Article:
Bayern Munich, other Bundesliga clubs, take pay cut

Footballers at Germany’s top teams including Bayern Munich have agreed to take pay cuts to help other clubs survive the economic impact of the coronavirus, media reports said Tuesday.

Newspaper
Bild reports that players and club officials at champions Bayern, top
of the Bundesliga when the Bundesliga season was halted on March 13,
have accepted a 20 percent cut in their salaries.

Like all top European leagues the German top flight is losing income from broadcasting, sponsorships and ticket sales during the COVID-19 pandemic, with matches in Germany suspended until at least April 2.

Bayern has a massive wage bill which reached 336 million euros (364 million dollars) last year, almost half of club turnover.

Players at Borussia Moenchengladbach were the first in the Bundesliga to propose a pay cut, followed by others at Werder Bremen and Schalke 04. Borussia Dortmund and Bayer Leverkusen players are in talks over pay cut proposals with management.

Uefa formally postpones UCL, Europa League finals

Uefa announced on Monday that it has postponed the Champions League, Europa League and women’s Champions League finals, originally scheduled for May, due to the coronavirus pandemic, with no new date given.

European football’s governing body had already postponed the competitions until further notice earlier this month.

Uefa said that “no decision has yet been made on rearranged dates”.

“The working group, established last week as a result of the conference call among the stakeholders of European football, which was chaired by Uefa president, Aleksander Ceferin, will analyse the options available,” Uefa said in a statement.

La Liga postponed indefinitely as coronavirus crisis worsens

The Spanish soccer calendar has been postponed until further notice, La Liga and the Spanish soccer federation (RFEF) said in a joint statement on Monday.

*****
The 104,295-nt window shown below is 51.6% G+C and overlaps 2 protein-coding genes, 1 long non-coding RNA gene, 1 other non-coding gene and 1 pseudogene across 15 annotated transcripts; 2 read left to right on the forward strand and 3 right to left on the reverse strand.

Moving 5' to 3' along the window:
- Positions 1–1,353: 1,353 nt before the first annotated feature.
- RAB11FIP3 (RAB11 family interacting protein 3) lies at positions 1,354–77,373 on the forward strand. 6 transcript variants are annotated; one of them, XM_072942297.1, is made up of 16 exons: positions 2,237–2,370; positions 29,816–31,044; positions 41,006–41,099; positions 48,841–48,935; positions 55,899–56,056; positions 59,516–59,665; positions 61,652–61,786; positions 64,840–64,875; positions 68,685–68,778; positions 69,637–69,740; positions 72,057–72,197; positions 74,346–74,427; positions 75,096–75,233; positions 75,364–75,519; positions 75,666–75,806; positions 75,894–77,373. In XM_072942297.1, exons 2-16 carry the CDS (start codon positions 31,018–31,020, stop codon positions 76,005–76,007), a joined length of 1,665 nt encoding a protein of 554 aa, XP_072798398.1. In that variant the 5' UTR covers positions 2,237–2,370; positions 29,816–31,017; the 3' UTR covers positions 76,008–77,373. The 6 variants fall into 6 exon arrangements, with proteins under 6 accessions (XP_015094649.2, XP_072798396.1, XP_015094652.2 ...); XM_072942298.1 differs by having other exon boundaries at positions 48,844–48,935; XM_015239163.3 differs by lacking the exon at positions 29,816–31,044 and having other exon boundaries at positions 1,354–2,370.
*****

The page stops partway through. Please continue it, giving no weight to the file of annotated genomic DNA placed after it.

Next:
All
organised soccer in Spain had been postponed for two weeks due to the
spread of the coronavirus but was initially due to resume on April 3.

The statement said a joint commission between the two bodies had agreed to postpone all professional soccer competitions until the Spanish government considered they could start again “without creating any health risk”.

RFEF chief Luis
Rubiales last week ruled out cancelling the current season, insisting
the campaign would resume once the health crisis was under control.

“Both the RFEF and LaLiga wish to express our greatest public gratitude to all those who are dedicating their best efforts to provide essential services to the Spanish people,” added the statement.

Life in lockdown for Europe’s footballers

Juventus midfielder Sami Khedira is learning to play the piano, La Liga clubs are facing off on playstation and Atalanta’s Robin Gosens has been revising for exams in psychology.

Yet
as thousands of footballers, from the highest levels to the lower
leagues, remain on lockdown while coronavirus spreads across Europe, all
of them are tasked with keeping themselves fit, as well as entertained.

“Everyone needs to be ready so that when the health advice says resume, we can resume straight away,” Emmanuel Orhant, medical director of the French Football Federation (FFF), told AFP.

Nobody knows when that will be and with the global death toll from coronavirus passing 13 000 on Saturday, there is little appetite yet even to address the question.

But within football, the absence of a deadline only
enhances the sense of urgency. In theory, the season could restart in a
matter of weeks and clubs are determined to be ready.

Premier League eyes June return – report

The English Premier League is tentatively targeting a resumption on June 1 with a view to completing the season over six weeks before making an August start to the 2020-21 campaign, the Sunday Telegraph reported on Sunday.

The report said the
sketchy plan was a “best-case scenario” aimed at mitigating the heavy
losses clubs are sustaining as they continue to pay wages while football
remains shut down because of the coronavirus pandemic.

On March 13, all elite level soccer matches in England, including the Premier League, were suspended until April 4 with that stoppage subsequently extended until April 30.

The postponement of the Euro 2020
championship for a year, however, has cleared space in the calendar for
domestic competitions to finish if the public health situation allows.

Player
contracts, some of which end in June, could be an issue although world
governing body Fifa has said it is looking into possible
‘dispensations’.

Football clubs step up help for communities as virus bites

Prevented from plying their usual trade by
the coronavirus pandemic, English football clubs are turning to their
attentions to helping local communities cope with huge disruption to
daily life.